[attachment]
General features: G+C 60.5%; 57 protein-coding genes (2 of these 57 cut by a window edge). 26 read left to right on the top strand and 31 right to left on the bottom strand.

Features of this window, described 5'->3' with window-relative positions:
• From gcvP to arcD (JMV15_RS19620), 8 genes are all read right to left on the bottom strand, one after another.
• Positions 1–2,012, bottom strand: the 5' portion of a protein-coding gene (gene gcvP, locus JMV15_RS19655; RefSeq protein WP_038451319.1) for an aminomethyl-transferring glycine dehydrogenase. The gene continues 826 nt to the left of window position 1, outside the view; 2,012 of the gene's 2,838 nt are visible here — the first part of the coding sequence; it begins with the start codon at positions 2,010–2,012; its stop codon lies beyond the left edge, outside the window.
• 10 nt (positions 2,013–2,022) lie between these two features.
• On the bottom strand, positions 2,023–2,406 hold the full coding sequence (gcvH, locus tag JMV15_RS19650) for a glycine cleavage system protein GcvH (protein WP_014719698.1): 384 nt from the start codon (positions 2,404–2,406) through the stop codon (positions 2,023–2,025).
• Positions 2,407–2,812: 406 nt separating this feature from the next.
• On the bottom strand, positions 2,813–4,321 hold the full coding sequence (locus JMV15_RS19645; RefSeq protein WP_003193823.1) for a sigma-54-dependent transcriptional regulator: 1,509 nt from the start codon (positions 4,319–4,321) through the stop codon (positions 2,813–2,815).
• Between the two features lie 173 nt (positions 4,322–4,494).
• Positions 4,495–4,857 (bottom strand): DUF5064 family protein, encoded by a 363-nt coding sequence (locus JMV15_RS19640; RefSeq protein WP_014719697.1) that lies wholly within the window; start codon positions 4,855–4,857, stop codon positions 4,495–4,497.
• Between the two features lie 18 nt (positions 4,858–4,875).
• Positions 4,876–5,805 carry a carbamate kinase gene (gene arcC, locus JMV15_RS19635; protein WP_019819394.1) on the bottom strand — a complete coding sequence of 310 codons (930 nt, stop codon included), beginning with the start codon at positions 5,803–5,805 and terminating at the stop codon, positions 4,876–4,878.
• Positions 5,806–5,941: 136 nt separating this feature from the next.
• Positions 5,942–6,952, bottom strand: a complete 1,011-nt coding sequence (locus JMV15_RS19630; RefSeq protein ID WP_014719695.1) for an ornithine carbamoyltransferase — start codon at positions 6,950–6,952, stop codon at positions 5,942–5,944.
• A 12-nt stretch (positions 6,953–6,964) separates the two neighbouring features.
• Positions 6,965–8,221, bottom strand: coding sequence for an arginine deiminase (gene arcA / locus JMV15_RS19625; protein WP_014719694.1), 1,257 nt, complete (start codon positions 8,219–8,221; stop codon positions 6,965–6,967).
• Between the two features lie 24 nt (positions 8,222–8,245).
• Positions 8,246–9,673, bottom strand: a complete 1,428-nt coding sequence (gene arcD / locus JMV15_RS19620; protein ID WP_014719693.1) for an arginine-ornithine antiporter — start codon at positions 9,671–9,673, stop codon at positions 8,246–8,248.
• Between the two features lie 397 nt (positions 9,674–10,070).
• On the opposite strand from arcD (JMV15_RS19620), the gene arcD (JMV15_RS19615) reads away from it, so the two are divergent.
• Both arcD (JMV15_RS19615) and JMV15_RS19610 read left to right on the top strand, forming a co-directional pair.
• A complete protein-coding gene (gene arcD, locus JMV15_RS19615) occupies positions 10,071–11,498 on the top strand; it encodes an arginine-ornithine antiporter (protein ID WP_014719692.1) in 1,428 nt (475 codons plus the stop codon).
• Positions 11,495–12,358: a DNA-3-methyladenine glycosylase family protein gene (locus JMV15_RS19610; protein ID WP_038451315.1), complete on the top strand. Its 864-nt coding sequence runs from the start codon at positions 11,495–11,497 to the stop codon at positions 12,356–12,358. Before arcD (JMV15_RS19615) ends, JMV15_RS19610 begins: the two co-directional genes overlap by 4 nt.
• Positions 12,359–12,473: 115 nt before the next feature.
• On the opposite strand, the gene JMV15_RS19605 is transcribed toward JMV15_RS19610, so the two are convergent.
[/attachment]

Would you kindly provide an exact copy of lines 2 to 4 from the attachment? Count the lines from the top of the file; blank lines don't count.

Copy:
Features of this window, described 5'->3' with window-relative positions:
• From gcvP to arcD (JMV15_RS19620), 8 genes are all read right to left on the bottom strand, one after another.
• Positions 1–2,012, bottom strand: the 5' portion of a protein-coding gene (gene gcvP, locus JMV15_RS19655; RefSeq protein WP_038451319.1) for an aminomethyl-transferring glycine dehydrogenase. The gene continues 826 nt to the left of window position 1, outside the view; 2,012 of the gene's 2,838 nt are visible here — the first part of the coding sequence; it begins with the start codon at positions 2,010–2,012; its stop codon lies beyond the left edge, outside the window.